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Transportation Bill Finally Closes Rental Car Loophole

On December 4, 2015, President Barak Obama signed the Fixing America’s Surface Transportation (FAST) Act into law. The transportation bill includes several measures intended to address auto safety recalls.

Most importantly, the law will prohibit the rental of vehicles with unrepaired safety defects. The provision is a hard fought victory for the mother of Raechel and Jacqueline Houck, for whom the Safe Rental Car Act was named. The two young women died in a 2004 California car accident involving a recalled Enterprise rental car. A month before Enterprise Rent-a-Car rented a PT Cruiser to Raechel Houck, 24, and her sister Jacqueline, 20, the rental agency was informed of a serious safety defect—power steering fluid could leak and ignite under the hood. Because Enterprise failed to remove the vehicle from its fleet of rental cars, the two sisters later died in a fiery crash.

The new requirements will apply to rental car companies and dealerships with a fleet of 35 or more vehicles, banning them from renting unrepaired recall vehicles. While draft legislation imposed the requirement on those with a fleet only five vehicles, the auto industry was successful in increasing the threshold. Nonetheless, the new law will still go a long way to keeping defective vehicles off our roadways. It also expands NHTSA’s recall authority to cover rental car companies, allowing the agency to investigate and punish violators.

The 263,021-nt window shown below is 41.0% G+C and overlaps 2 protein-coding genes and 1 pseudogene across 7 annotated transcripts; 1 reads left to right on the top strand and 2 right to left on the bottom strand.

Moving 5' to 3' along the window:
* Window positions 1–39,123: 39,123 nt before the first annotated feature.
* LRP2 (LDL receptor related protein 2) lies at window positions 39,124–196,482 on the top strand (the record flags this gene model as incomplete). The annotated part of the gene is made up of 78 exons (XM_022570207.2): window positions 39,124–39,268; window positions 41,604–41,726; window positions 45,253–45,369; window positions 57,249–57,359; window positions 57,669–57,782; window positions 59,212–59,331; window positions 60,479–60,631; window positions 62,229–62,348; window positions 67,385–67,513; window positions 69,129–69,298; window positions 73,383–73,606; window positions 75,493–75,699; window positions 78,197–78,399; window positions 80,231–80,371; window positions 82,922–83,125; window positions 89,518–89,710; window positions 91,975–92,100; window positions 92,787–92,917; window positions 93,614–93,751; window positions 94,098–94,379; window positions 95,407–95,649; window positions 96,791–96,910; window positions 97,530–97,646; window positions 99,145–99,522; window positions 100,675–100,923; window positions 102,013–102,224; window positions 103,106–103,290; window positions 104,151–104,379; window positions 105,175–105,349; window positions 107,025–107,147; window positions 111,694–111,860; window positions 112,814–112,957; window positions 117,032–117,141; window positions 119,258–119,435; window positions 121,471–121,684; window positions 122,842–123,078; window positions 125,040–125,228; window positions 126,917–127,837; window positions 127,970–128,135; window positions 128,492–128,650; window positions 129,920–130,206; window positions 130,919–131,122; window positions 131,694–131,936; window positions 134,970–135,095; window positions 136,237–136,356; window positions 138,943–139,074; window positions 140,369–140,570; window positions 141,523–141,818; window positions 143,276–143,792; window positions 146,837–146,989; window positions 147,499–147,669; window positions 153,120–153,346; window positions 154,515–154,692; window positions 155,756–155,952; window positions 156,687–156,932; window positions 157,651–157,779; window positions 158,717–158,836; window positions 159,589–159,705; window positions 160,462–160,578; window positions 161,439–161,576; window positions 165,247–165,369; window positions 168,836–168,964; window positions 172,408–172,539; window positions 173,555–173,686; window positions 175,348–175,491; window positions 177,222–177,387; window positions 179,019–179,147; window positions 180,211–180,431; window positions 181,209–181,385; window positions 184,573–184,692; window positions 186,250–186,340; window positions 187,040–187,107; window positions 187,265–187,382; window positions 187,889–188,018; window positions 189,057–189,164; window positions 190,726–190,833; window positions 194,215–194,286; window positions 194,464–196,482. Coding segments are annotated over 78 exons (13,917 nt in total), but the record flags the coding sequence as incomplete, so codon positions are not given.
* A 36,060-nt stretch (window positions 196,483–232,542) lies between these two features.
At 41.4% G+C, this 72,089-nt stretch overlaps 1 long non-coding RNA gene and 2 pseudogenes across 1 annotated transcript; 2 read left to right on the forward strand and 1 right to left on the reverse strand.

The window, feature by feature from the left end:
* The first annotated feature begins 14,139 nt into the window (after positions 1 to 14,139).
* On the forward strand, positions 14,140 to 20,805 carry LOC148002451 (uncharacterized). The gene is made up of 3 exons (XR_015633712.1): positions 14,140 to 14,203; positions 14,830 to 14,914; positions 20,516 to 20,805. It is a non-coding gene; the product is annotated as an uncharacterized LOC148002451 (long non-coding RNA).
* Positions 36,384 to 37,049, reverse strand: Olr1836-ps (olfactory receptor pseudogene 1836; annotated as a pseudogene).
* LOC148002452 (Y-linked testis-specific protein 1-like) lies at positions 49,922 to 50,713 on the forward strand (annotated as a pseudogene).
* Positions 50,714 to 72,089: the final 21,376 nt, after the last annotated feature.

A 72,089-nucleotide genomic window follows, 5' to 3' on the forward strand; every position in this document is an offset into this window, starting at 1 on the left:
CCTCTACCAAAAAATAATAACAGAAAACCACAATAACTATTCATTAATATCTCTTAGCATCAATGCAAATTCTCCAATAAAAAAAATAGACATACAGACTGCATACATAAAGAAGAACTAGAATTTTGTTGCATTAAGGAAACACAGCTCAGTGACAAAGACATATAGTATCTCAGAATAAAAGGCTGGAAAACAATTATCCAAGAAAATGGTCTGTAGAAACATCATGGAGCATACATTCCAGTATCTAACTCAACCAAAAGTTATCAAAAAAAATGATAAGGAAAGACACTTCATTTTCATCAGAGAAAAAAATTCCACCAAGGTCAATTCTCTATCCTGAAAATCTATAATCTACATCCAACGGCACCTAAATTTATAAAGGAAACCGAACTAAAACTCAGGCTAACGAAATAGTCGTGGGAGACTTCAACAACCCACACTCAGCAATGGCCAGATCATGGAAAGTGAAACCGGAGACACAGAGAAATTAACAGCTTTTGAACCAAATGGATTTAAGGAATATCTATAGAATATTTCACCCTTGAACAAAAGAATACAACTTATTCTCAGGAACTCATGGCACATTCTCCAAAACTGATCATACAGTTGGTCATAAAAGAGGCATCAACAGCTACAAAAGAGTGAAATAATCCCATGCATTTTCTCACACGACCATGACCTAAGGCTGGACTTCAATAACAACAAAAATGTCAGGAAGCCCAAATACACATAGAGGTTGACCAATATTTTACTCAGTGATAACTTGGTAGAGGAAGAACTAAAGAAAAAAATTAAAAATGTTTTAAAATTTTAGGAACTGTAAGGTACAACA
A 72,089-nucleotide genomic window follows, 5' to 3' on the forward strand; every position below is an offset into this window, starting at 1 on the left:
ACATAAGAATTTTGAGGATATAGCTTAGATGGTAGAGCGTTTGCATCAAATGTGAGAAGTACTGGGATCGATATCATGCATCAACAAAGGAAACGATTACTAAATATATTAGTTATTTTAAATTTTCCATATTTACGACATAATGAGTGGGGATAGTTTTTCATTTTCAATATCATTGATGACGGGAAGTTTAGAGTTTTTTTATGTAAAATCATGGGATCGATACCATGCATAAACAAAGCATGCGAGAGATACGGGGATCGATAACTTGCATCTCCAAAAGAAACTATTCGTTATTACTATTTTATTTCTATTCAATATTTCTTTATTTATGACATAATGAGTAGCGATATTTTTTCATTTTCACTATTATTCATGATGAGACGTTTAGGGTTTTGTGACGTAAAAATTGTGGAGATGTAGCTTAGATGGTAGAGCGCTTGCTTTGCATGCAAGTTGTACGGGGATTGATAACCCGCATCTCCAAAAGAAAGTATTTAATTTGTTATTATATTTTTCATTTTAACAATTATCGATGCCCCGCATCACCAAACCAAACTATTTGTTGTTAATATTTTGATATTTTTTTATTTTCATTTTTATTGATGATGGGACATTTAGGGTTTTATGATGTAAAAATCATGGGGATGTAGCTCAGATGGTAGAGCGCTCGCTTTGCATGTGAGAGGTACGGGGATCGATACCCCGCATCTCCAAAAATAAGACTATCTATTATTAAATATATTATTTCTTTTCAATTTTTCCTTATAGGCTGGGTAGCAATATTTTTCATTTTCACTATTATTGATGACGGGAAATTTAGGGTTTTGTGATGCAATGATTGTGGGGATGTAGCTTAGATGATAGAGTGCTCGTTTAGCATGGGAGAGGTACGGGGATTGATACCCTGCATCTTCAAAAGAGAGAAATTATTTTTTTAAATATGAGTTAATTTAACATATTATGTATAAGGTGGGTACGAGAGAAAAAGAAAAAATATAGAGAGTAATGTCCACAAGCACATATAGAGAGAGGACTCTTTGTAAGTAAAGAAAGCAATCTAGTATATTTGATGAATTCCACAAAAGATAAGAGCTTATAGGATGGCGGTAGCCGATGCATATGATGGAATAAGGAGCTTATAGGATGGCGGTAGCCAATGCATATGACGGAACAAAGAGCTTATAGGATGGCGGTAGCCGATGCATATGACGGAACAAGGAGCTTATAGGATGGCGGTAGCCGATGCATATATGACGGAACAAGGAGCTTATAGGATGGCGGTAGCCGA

The FAST Act also increases the maximum penalty the National Highway Traffic Safety Administration can impose on auto manufacturers from $35 million to $105 million. In addition, the law will significantly increase NHTSA’s funding for its vehicle safety programs.

With regard to increasing the effectiveness of the recall program, the FAST Act requires the NHTSA to implement a final rule requiring manufacturers to make electronic notification of recalls to consumers, such as sending emails or launching social media campaigns. The law also requires the agency to improve its website so that it is readily accessible and easy to use.

As San Diego product liability lawyers, we are hopeful that Congress will also enact legislation to promote used car safety. While existing law requires new car dealers to repair vehicles with existing recalls prior to sale, the same rules do not apply to previously owned vehicles. As we have discussed on this blog, several used auto dealers, such as CarMax, have come under scrutiny for selling recalled vehicles to unsuspecting consumers. A measure that would have prohibited used-car dealers from selling vehicles with unrepaired recalls was proposed as part of the FAST Act; however, it was not included in the final law.

If you have suffered serious harm due to a dangerous or defective vehicle, you may be entitled to compensation for your injuries, including payment of lost wages and medical expenses. We encourage you to contact a San Diego product liability attorney at the Law Offices of Robert Vaage for a free consultation.